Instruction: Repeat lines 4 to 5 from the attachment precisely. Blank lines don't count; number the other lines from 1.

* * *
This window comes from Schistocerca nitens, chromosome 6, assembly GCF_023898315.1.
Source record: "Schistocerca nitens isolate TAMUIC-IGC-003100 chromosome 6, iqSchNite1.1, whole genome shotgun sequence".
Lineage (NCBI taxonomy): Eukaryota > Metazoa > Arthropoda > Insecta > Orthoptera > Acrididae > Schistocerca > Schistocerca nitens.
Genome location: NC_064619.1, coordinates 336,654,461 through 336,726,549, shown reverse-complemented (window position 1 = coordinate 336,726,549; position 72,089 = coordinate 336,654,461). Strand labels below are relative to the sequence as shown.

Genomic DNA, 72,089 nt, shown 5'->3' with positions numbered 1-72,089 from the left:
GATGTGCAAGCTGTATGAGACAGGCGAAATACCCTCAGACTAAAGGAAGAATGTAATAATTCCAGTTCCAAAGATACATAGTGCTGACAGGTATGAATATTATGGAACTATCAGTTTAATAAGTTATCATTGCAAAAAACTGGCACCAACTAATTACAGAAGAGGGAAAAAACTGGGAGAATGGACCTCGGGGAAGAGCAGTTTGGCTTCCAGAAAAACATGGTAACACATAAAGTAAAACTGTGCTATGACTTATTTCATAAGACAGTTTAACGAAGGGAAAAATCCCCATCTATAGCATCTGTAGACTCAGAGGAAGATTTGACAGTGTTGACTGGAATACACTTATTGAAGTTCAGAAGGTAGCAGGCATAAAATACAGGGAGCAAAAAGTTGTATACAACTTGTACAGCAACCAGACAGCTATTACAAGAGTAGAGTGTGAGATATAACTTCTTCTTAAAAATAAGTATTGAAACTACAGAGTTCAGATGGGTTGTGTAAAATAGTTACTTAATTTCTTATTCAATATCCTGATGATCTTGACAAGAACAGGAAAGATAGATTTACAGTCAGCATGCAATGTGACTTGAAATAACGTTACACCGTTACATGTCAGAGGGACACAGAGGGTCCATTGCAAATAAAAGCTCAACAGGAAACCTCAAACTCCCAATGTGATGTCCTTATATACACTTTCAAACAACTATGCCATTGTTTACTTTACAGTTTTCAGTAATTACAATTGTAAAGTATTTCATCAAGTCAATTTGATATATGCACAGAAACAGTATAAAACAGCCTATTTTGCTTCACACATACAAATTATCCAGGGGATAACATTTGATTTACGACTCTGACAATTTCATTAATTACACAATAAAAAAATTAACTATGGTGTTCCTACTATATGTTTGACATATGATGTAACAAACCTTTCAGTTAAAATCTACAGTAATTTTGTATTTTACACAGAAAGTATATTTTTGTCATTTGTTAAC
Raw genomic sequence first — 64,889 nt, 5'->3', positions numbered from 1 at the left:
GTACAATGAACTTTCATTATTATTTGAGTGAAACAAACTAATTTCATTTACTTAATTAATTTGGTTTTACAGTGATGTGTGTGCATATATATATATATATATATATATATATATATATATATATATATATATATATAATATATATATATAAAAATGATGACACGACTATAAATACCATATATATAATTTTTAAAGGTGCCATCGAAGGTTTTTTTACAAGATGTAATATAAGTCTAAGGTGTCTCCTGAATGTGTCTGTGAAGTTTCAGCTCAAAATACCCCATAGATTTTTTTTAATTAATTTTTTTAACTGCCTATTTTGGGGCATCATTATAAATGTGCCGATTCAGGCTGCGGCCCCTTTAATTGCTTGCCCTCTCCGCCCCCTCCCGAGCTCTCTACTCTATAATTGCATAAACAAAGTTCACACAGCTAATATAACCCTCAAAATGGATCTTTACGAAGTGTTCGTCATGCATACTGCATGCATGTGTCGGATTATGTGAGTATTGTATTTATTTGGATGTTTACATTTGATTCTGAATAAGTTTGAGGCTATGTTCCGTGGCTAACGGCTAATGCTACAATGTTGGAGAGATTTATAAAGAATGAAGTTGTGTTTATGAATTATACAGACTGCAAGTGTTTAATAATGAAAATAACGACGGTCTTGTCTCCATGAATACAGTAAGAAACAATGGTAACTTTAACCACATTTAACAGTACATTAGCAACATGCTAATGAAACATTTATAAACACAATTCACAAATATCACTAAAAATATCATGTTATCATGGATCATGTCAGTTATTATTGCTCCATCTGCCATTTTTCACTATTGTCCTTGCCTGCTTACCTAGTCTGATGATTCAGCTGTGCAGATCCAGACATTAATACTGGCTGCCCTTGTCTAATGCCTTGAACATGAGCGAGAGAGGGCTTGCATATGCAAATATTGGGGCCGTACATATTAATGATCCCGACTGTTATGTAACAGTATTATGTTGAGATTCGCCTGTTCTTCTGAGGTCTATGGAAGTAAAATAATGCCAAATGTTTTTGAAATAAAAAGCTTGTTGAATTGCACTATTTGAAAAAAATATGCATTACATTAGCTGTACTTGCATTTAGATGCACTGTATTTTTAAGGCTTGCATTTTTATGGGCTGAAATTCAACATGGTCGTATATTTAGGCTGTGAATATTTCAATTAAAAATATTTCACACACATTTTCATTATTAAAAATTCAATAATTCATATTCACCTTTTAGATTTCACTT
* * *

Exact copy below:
Genome location: NC_064619.1, coordinates 336,654,461 through 336,726,549, shown reverse-complemented (window position 1 = coordinate 336,726,549; position 72,089 = coordinate 336,654,461). Strand labels below are relative to the sequence as shown.

Genomic DNA, 72,089 nt, shown 5'->3' with positions numbered 1-72,089 from the left: